It is very peaceful in Fairbanks Ranch. Even during the day, there is almost no traffic, and at night little brown rabbits leap over the lawns. The weather is perfect. Bill Gates and the Sultan of Brunei are said to own homes in the neighborhood. When Goldsmith feels like going for a walk, he takes his two dogs (poodle, Welsh terrier) and drives to a small lake nearby, where there are ducks and swans and a little stone folly and a little stone bridge and an island in the middle with trees leaning over the water. “I live here, but it still seems to me absurdly nice,” Goldsmith says. “It almost doesn’t seem real. It’s like living in Heaven.”
One reason Fairbanks Ranch seems like Heaven to Goldsmith is that he grew up in a bad neighborhood — the rough part of Valley Station, Kentucky, just outside Fort Knox. His father owned a gas station, and the family lived between the gas station and a bar. There were a lot of other bars and strip joints nearby, and soldiers were always driving into town and getting drunk and getting into car wrecks or bar fights. The street in front of his house was nicknamed the Dixie Dieway, because so many people met with grisly and undermotivated ends on it. Goldsmith remembers nine deaths outside his door while he was growing up.
“In many ways, my kids have it harder,” he says, “because they’re brought up with more expectations. I mean, when I graduated from college, it was a victory. My life always has a certain dreamlike quality to me. The odds on getting where I am from where I came from? Real close to zero. I never saw a house like the house I live in now. I live in a seven-thousand-five-hundred-square-foot house in what was ranked the year before last as the most desirable affluent community in the United States. I have an acre lot, a swimming pool, a lovely art collection, and five original Tiffany lamps. When my parents came to visit me here, they thought it was a dream world.”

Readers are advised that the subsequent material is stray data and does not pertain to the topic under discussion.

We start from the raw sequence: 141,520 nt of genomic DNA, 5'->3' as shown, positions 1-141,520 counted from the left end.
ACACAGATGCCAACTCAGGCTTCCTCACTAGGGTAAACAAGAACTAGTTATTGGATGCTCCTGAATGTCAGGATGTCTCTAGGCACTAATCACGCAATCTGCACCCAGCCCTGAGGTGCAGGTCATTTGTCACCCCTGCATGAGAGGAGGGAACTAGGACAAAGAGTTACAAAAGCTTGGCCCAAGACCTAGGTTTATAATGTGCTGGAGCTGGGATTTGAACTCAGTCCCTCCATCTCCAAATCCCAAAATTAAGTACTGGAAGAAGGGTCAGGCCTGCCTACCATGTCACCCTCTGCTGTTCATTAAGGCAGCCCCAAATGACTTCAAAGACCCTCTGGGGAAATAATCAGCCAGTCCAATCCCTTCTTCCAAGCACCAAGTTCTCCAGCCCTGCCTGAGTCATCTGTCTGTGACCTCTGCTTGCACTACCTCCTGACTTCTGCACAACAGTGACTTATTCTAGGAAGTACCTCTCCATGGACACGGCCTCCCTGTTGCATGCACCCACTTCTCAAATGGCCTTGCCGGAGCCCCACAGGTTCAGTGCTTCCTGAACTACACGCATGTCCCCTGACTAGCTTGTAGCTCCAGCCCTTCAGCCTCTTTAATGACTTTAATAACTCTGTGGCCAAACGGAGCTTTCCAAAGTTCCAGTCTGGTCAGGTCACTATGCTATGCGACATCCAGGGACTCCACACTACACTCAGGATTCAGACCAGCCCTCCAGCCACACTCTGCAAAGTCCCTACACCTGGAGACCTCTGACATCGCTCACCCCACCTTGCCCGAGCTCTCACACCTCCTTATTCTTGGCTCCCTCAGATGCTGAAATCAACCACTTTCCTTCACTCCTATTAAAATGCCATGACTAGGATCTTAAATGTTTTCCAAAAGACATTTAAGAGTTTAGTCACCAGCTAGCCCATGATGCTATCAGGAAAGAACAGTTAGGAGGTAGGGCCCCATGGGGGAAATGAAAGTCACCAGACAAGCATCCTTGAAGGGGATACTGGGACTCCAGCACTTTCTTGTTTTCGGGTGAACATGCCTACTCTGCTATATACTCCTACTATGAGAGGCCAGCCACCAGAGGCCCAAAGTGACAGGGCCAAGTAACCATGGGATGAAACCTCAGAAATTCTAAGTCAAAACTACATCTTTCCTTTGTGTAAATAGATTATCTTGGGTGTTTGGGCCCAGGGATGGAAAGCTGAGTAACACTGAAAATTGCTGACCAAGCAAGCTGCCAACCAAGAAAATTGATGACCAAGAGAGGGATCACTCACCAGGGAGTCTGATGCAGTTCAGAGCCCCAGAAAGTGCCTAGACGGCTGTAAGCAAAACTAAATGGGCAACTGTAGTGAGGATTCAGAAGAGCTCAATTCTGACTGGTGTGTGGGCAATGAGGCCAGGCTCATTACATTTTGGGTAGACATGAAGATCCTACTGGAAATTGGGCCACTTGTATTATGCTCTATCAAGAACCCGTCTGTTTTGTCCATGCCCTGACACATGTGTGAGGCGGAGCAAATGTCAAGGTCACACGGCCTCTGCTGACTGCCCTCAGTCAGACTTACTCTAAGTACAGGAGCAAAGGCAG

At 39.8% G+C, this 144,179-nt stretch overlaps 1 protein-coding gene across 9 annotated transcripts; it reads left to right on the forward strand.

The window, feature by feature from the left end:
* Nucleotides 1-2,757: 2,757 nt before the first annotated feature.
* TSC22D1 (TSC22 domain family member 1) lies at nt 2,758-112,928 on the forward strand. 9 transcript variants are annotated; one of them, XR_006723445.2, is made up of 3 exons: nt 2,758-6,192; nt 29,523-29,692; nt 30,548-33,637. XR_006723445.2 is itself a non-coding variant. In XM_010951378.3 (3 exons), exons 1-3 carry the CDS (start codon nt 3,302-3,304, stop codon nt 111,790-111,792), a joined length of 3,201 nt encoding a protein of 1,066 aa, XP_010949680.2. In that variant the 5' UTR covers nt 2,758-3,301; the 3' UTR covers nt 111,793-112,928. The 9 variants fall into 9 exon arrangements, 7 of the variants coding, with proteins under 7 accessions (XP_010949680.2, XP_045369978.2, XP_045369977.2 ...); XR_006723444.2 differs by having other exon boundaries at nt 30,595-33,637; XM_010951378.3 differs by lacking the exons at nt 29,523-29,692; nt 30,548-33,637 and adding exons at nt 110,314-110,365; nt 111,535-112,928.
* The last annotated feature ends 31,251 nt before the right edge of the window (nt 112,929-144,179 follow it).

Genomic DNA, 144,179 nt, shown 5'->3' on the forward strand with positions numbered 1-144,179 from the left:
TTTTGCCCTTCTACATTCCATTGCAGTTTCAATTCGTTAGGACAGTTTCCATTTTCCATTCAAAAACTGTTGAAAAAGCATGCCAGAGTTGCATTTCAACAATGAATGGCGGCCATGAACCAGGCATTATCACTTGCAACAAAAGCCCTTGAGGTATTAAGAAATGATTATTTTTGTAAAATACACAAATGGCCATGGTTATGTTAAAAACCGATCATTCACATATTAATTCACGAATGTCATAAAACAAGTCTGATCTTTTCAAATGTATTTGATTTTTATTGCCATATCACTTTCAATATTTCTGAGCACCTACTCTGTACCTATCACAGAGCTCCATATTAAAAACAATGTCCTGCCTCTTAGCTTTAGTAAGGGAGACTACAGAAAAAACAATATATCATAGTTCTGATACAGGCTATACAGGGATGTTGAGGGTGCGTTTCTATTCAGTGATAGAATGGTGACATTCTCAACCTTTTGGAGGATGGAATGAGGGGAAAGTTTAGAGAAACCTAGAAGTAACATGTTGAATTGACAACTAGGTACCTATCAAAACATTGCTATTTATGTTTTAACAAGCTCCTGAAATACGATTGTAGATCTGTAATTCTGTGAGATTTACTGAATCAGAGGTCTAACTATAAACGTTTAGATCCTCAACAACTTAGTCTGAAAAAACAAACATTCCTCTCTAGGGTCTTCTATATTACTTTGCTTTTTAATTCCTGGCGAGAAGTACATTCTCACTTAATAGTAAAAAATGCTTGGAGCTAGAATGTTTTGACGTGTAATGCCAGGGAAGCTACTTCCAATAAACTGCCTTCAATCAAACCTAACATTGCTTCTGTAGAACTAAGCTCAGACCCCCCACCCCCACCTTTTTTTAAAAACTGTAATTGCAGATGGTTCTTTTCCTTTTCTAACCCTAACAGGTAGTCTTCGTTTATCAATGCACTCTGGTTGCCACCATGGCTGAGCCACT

The weekend Goldsmith spent at home, Kelly was there for a couple of days, and he found her in the kitchen unpacking takeout containers for a dinner party the family was giving that evening. Kelly is small and quick; she wears her blond hair in a ponytail and is, at the age of twenty-two, as Goldsmith informs very nearly everyone he meets, already famous for having appeared on the TV reality show “Survivor.” Kelly and her father are, they both agree, exactly alike. They have the personality tests to prove it. (Goldsmith loves personality tests.) The main differences between father and daughter are the fact that Marshall has bungee-jumped and Kelly hasn’t, and the number of hits they generate on Google (Marshall, four thousand; Kelly, five thousand). That evening, Kelly had a scab on her chin because, several days previously, she had tripped while running back into a bar to retrieve her credit card.
“You won the saint award that night,” Kelly said to her father. “Though you weren’t very sympathetic after the first half hour of me screaming, ‘My acting career is over!’ ”